One of my main hobbyhorses over the last couple of years has been how regional differences always seem to get overlooked in discussions of house prices and rental affordability.
I'm even starting to bore myself now, but buried on page 28 of a report on living standards from the Resolution Foundation, there's a graph that I think tells an important story – and gives me the perfect excuse to bang on about it again.
(The whole report, by the way, is basically describing the “disappearing middle class” phenomenon. It's enormously depressing, but worth reading.)
This graph shows – broken down by region – how average incomes, private rents and house prices have changed since 2006:
There are four regions of England where both house prices and private rents have risen faster than average earnings over the last ten years: London, the South East, the East and the South West. This is consistent with what we're usually led to believe is the case for the whole country.
But in the Midlands and above, earnings growth has been faster than growth in house prices and private rents. That means that both renting and buying have become more affordable in large parts of the country.
And for Scotland, Wales and Northern Ireland there's no rental data available, but average earnings have grown faster than house prices in every case.
So what does this mean?
As I've noted in the past, landlords don't really set the rent: the market does. If there are more people wanting to rent than there are properties for them to occupy, prices will naturally rise until those able to pay the least are priced out.
But this can't happen indefinitely: each person earns only a set amount, and they can only allocate a certain proportion of their earnings to rent so they can still afford food, transport and so on.
The graph shows that private rents have risen radically more quickly than incomes over the last ten years – which can only mean that renters must be allocating a higher proportion of their income to rent than they were before. And they are: this article summarises data showing that Londoners spend 62% of their pre-tax income on rent, up from 49% in 2010.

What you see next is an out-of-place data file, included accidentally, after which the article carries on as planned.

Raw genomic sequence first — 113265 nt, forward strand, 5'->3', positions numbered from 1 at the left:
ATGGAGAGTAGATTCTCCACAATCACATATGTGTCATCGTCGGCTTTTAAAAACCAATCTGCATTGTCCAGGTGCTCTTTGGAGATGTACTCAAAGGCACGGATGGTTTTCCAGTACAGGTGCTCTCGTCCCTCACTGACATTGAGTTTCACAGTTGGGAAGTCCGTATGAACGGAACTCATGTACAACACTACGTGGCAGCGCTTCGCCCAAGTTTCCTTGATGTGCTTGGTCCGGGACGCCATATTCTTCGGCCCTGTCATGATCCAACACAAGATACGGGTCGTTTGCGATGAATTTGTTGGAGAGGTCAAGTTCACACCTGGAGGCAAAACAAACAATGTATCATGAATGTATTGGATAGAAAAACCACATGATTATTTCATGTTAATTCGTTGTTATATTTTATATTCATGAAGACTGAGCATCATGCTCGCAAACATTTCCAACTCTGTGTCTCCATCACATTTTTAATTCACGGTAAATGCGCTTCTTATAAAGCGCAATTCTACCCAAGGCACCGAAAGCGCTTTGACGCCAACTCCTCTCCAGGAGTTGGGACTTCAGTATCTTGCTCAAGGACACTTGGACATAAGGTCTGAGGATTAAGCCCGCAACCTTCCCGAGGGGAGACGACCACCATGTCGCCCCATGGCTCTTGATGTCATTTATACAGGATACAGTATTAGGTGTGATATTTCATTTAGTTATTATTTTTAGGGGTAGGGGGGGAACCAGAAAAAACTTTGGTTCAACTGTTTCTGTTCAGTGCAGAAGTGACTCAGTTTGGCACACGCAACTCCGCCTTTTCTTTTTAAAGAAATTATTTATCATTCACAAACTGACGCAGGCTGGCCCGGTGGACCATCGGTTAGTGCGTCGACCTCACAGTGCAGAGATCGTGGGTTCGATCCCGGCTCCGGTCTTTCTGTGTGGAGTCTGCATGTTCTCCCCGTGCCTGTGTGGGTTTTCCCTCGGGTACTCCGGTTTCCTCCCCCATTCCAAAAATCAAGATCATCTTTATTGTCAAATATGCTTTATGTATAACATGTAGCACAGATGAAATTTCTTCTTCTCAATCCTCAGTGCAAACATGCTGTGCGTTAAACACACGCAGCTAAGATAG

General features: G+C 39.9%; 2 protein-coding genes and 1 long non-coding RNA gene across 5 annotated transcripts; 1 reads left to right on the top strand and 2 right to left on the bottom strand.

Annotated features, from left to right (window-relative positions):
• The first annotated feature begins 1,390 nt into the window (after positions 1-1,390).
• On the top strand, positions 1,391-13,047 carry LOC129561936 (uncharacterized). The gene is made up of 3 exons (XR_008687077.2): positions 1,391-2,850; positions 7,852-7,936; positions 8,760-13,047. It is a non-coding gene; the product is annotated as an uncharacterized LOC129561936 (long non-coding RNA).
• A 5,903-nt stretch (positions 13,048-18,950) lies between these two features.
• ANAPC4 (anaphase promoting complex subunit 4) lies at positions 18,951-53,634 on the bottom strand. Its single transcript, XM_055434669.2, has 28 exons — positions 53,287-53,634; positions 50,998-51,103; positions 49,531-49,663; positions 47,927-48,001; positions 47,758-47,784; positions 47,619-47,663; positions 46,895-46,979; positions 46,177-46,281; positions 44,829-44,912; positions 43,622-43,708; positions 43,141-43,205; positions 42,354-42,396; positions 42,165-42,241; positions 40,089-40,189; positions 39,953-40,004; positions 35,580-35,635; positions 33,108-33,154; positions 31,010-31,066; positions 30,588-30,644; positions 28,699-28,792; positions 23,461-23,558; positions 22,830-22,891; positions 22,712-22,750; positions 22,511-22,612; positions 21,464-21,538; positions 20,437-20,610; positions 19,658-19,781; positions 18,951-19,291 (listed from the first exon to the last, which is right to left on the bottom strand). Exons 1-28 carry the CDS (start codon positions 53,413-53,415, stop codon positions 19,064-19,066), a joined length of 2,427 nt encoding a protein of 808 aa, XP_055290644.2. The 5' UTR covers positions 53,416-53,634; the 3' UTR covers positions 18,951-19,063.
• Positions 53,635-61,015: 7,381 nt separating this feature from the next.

So the question is, how much higher than 62% can it go? I'd say “not very” – and I'm hearing anecdotal evidence of London landlords being forced to cut rents. That means rents can't meaningfully rise until incomes do – and while incomes are now starting to rise slightly after a long period of stagnation, as there's little headroom it seems likely that increases will be slow.
The increase in London house prices beyond earnings is even more dramatic than the case of private rents. (This also demonstrates the degree to which London distorts the national picture when regions aren't split out.)
Could they increase further? You might argue that they could, because there are lots of factors in the capital beyond just incomes: overseas buyers, for example, often buy in London as an investment and can still afford to do so even if prices are beyond the reach of locals.
But is it likely? Given how far prices have run away from earnings, it looks to me like they're going to hit a ceiling. And even if prices rise further, driven largely by the use of London housing as an international store of value, it leaves prices very vulnerable to any global events that could cause this capital to be withdrawn.
In the Midlands and above (and in every country in the UK except England), wages have increased more than private rents and house prices over the last ten years. That means affordability has improved – even before taking into account the fact that mortgage rates are lower than they were ten years ago.
So people in these areas should, in theory, be able to afford higher rents and higher house prices than they're currently paying. This means that, unlike in London, there's headroom for prices to increase without the average earner getting squeezed out.
So there's room for prices to increase…but they need a reason to do so. That reason would come in the shape of more competition for housing – that is, an increase in demand relative to supply.
What will increase that demand? More (and better paying) jobs, and better transport links to employment centres. That's where initiatives like the Northern Powerhouse come in. If they're successful in tempting employers away from London and creating regional jobs, demand for housing should increase and therefore so should rents and house prices – because the headroom exists for them to do so.
In this article I've only been talking about regions relative to each other – there are any number of political and economic reasons why prices could rise or fall across the board.
But even within that narrow scope, I think there's an important point.
In my opinion, excessive house price and rent inflation in the southern regions is a direct consequence of a London-centric economy. While the economy is unbalanced in this way, prices in the south will always be strained.
But my point is that there's a limit to how far prices can run ahead of incomes, and we now seem to be testing that limit. Just because price growth has been faster in the south than elsewhere over the last decade doesn't mean that's bound to continue – in fact, I think it's less likely to continue.
Look at the data, form your own opinions, and use those opinions to guide where you invest next.
Or just don't worry about it at all, and focus on buying properties that are clearly great deals. That works too.